John Regan
John Regan

Platform Black looks to fill small business funding gaps

John Regan
John Regan

A director of a U.K.-based invoice-trading company believes that although companies can use his platform for just a single invoice, they will come back again and again.

That is because invoice trading fills crucial funding gaps that plague many small businesses while stifling their growth, John Regan said.

Mr. Regan said Platform Black began funding invoices in June of 2012 when they handled £16,000 with a minimum invoice amount of £500.

Three years later the minimum invoice is £5,000 and the company funds a monthly average of £3 million. Their biggest single funded invoice to date is £750,000 and their largest corporate facility is £6 million, though Mr. Regan said that will soon rise to £15 million.

Mr. Regan said Platform Black serves two client bases. The first is those auctioning invoices on the platform. Companies wishing to auction invoices create an account.

platform-blackPlatform Black then performs due diligence to make sure that company has a minimum net worth of £50,000.

Once approved, companies can place chosen invoices up for along and indicate the maximum rate they are willing to pay. Funders are notified of the auction, with interested ones placing bids. At the auction’s close, the selected funder transfers the funds to Platform Black who then passes them on to the company the next day. Platform Black charges a one percent fee of the gross invoice amount plus the Value Added Tax.

Mr. Regan said Platform Black’s process brings certainty to the submitting company because they know the maximum they will pay.

“The company sets the rate,” he said. “As more funders bid on that invoice, the rate drops as those funders compete for the business.”

Mr. Regan said Platform Black is seeing increased interest from institutional investors, and what he terms “semi-institutional investors” such as family offices. These groups are looking for portfolio diversification and investing with Platform Black helps with that goal.

Mr. Regan said the UK market is “quite interesting” at present. On the corporate side the problems he is seeing are more related to a growing economy.

Some fields like construction are seeing a labor shortage, he said. That makes invoice payment terms more crucial than ever. To retain the top talent, contractors are looking to supply chain finance to obtain the funds necessary to pay them more frequently.

Mr. Regan said Platform Black’s technology makes it possible to allow single invoice factoring.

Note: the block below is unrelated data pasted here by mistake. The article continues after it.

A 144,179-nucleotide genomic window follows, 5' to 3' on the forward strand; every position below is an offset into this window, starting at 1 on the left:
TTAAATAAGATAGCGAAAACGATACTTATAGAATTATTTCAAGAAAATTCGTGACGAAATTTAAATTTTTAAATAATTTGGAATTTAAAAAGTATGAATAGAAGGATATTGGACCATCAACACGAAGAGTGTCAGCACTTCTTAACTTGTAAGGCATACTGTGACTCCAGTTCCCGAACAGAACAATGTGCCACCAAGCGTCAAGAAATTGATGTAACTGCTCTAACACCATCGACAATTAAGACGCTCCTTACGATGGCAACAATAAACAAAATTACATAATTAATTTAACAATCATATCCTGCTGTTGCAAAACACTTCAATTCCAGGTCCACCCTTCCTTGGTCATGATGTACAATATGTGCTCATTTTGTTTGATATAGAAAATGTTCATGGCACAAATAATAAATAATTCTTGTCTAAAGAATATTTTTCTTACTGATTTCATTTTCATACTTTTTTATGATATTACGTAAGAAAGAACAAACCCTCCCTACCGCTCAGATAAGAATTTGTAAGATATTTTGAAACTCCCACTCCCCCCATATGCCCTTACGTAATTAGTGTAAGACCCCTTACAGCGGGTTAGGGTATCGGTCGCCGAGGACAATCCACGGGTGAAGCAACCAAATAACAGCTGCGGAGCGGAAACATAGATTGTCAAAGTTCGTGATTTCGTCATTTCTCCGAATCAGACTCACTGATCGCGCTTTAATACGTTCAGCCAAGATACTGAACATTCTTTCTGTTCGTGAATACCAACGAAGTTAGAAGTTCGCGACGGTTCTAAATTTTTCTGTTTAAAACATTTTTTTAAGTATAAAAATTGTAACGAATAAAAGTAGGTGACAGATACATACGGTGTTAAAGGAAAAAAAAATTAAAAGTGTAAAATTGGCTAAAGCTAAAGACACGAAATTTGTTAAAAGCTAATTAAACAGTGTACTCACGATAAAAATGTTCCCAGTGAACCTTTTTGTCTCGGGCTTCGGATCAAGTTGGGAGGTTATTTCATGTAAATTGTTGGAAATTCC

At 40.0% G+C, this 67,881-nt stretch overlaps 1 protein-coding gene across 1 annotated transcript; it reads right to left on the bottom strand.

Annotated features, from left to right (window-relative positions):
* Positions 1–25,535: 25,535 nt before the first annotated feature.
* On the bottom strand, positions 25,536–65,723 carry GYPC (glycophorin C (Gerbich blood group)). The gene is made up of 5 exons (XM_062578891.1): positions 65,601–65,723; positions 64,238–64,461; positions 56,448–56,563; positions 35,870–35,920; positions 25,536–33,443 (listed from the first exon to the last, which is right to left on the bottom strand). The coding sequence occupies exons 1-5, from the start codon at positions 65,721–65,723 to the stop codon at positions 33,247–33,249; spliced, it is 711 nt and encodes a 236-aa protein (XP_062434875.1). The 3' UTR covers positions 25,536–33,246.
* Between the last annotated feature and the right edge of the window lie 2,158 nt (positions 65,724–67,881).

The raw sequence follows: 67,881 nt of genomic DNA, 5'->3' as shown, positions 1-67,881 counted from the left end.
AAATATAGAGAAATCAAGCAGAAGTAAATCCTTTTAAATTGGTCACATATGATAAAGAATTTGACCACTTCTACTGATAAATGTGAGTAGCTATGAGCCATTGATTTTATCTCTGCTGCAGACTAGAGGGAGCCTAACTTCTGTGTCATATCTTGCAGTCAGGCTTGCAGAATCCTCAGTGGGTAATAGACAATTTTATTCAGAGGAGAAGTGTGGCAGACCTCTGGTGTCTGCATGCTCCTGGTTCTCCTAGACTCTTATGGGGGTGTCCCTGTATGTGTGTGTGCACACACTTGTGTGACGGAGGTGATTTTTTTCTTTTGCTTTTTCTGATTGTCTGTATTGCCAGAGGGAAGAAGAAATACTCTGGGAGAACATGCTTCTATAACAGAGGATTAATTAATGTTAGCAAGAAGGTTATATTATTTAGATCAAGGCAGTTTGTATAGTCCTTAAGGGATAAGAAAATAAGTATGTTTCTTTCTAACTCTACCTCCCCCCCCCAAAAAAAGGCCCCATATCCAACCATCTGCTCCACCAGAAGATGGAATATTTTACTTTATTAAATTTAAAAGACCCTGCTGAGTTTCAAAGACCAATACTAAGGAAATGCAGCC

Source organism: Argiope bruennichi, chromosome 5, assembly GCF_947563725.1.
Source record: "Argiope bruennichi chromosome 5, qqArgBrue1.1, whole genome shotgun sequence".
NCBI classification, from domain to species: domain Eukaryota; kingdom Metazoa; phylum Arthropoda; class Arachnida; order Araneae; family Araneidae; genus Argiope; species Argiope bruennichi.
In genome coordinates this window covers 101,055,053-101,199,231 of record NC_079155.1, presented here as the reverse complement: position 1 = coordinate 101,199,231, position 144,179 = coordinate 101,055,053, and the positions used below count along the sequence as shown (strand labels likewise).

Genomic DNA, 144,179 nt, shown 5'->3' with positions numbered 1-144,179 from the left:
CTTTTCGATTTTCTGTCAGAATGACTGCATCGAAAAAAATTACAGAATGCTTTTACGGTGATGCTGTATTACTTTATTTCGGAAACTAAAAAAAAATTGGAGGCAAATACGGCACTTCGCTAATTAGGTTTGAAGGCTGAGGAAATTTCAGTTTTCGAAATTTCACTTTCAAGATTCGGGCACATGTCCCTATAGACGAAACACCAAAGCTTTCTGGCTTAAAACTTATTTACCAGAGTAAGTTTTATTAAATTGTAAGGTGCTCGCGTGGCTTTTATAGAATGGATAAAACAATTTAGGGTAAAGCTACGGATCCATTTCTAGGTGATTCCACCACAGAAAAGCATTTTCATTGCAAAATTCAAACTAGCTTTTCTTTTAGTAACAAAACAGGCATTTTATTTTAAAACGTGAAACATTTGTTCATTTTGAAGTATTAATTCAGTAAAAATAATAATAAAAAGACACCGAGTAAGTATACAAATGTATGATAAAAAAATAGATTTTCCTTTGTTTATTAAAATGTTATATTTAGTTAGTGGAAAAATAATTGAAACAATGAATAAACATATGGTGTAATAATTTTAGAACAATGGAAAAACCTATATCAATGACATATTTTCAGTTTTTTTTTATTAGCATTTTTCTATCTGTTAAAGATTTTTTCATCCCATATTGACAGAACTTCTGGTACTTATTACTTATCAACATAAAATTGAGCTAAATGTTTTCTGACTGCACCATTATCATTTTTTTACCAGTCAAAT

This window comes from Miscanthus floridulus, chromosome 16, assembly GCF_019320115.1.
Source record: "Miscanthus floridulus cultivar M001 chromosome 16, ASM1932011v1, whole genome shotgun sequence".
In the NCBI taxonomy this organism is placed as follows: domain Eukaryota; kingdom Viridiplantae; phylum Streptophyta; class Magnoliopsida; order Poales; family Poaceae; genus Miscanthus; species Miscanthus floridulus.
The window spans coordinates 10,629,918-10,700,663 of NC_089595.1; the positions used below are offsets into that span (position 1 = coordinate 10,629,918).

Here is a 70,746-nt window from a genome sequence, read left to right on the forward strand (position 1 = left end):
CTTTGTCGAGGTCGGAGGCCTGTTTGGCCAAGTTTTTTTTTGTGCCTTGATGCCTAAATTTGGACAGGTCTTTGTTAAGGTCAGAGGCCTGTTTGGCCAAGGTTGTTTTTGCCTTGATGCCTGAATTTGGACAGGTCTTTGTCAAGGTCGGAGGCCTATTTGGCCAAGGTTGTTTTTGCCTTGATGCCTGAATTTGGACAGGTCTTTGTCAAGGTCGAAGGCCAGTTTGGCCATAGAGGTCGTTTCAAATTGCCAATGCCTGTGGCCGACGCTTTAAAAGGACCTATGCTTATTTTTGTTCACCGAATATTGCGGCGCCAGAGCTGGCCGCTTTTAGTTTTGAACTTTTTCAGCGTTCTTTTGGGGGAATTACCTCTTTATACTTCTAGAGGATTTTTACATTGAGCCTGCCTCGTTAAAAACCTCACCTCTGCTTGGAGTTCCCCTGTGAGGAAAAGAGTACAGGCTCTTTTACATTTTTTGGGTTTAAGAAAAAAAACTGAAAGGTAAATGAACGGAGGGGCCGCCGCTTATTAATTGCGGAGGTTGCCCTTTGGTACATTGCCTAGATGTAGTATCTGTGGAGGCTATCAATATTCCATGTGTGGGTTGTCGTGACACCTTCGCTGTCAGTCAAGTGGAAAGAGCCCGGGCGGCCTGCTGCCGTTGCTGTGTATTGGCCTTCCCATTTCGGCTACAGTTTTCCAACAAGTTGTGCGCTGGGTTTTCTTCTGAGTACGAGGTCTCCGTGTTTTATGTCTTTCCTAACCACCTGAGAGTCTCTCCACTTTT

“Seventy percent of businesses in the United Kingdom give up when they are turned down by a bank,” Mr. Regan said.

“There is a low margin cost due to the technology,” he explained. “Forty percent of our users fund a single invoice.”

“We’re hoping for regular use as they find it flexible and easy.”

Mr. Regan said Platform Black was originally envisioned as an eBay for invoices, where a hands-off approach could be taken.

But as the company began to scale, funders expected a higher degree of due diligence, so Platform Black added a risk team to the finance unit.

The next challenge for Platform Black is to educate the market.

“Seventy percent of businesses in the United Kingdom give up when they are turned down by a bank,” Mr. Regan said.

The United Kingdom’s marketplace lending industry was supposed to benefit from a pair of government initiatives, but only one has born fruit.

To help stimulate the economy following the recession, the government began injecting money into companies like Platform Black in order to stimulate lending to local SMEs, Mr. Regan explained. That has worked fairly well.

What has been less successful is an initiative, launched more than a year ago, which would force banks to refer rejected applicants to alternative lenders in the hopes of stimulating competition for the loans and a stronger economy.

“Referrals from banks have been conspicuously absent,” Mr. Regan added.

To emphasize his point, Mr. Regan cited an article by Rebecca Burn-Callendar in the Daily Telegraph’s Aug. 10 edition.

Ms. Burn-Callendar wrote that in June, banks lent £5.5 billion less to small businesses than they had the previous month, the biggest drop since records began to be kept.

“Alternative funding providers are calling on the Government’s British Business Bank, which will spearhead the bank referrals scheme, to accelerate the introduction to prevent a contraction in the small-to-medium-sized enterprise (SME) sector,” Ms. Burn-Callendar wrote.

Take away the “mandatory” and few banks are doing it on their own, Mr. Regan said.

“Referrals from banks have been conspicuously absent,” Mr. Regan added.

“There has been some pushback and delays through the appeals procedure. We are seeing maybe one percent of what we were expecting.”

What is clear is that funding is clearly needed if the economy is to flourish, Mr. Regan explained.

“5.2 million SME’s, 49 percent of all businesses, employ 25.2 million people.”

“The barrier to growth is a significant concern. If banks are stepping back (yet) slowing us down, it doesn’t make much sense.”